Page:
One last hurrah ... ;-)
Happy New Year folks (yes a bit early) hence the title. As I stated in my last blog post, I've been busy trying to get Pete's esp-mqtt-dev to compile under Linux. It's now working and up on my Github account. I discovered my problem was in the Makefile, an extra backslash (\) at the end of a comment that ate the next few lines (which also had the proper backslashes). Once I fixed that the compiler began to complain (properly) about missing typedefs and declarations. I fixed all of those by adding a lot of typedefs (I need to do some work with stdint.h). There were also a lot of warnings and I'll fix them later. Those are a bit more complex and it's in the cross-compile tool and not Pete's software.
So now I need to break out my ESP8266's and get a few running. I think I have some ESP-01s with 4Mb and ESP-12s 32Mb (yes the little b is bits). I also have the WiFi controlled outlets and the Sonoff inline power controllers (which have the 8Mb chips). I'm not sure I can do OTA upgrades with these smaller chips but at least I can play with the devices until I get the 25Q32 flash chips (32Mb) and replace the smaller chips.
The next steps will be to write my own firmware (using Pete's as an example). I think the first device I build should be something like the BlinkM described on Hackaday. I'd like to see if I can build a device that uses a config manager on MQTT to dynamically configure the device (after it's done it's DHCP). I want this to have as little user intervention as possible. For now it's just a proof of concept. I already have a simple node-red based config mgr working. I guess now it's time to step it up a notch or two.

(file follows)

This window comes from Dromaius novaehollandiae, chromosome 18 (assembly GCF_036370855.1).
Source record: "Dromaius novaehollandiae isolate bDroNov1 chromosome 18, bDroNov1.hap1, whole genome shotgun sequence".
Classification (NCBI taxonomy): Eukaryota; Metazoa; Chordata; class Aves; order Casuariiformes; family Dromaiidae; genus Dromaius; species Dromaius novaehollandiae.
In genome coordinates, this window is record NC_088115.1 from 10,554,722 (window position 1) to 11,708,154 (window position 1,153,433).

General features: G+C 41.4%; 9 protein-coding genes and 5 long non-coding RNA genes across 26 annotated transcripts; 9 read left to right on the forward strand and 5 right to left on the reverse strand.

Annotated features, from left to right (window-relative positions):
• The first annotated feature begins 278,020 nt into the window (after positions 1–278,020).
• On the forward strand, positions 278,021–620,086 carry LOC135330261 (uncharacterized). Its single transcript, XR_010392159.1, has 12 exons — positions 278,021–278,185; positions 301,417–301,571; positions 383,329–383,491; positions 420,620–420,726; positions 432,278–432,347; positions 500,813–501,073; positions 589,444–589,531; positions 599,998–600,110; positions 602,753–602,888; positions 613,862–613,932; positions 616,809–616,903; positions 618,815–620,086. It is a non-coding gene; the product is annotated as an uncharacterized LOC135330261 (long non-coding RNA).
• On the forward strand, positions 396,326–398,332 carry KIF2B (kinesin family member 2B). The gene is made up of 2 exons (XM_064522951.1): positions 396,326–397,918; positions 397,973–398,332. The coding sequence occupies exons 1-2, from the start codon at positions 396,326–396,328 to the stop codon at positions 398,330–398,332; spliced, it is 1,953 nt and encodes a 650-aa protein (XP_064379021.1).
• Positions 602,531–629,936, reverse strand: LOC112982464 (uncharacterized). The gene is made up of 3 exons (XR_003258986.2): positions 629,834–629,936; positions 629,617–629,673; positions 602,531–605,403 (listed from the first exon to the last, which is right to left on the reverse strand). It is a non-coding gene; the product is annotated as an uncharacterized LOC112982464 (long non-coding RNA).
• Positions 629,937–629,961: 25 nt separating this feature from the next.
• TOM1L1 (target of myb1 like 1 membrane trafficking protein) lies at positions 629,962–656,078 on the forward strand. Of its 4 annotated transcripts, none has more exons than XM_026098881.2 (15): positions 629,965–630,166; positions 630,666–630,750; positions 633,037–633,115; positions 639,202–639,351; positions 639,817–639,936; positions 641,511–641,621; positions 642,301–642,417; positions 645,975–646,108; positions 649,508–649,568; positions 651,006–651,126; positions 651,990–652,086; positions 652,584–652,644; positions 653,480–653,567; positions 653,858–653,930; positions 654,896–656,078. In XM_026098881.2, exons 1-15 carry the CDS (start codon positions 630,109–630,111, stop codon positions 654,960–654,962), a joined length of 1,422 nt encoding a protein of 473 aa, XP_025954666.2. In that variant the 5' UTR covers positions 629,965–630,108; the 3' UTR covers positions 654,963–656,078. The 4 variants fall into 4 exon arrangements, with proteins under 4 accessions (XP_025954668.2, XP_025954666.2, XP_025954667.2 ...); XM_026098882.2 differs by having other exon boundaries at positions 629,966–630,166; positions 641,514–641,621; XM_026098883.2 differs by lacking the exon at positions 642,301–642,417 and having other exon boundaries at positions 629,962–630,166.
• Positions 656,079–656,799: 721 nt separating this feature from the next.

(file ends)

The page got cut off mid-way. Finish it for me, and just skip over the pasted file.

On the Atari 600xl front, the video cheat didn't work, but it also didn't work on the working 800xl. So that means I'll need to populate and upgrade the existing 600xl video design to the Super Video 2.1XL. I'm putting together my parts list (including 2 50464's RAM chips to upgrade the 600xl to 64K). I expect that the next VCF workshop on January 14th & 15th, I'll be able to work on the Atari video, the SIO2Pi Zero and the PiDP8 (yes, I got one!). Definitely looking forward towards spending time with a soldering iron, scopes, schematics and electronic parts. :-)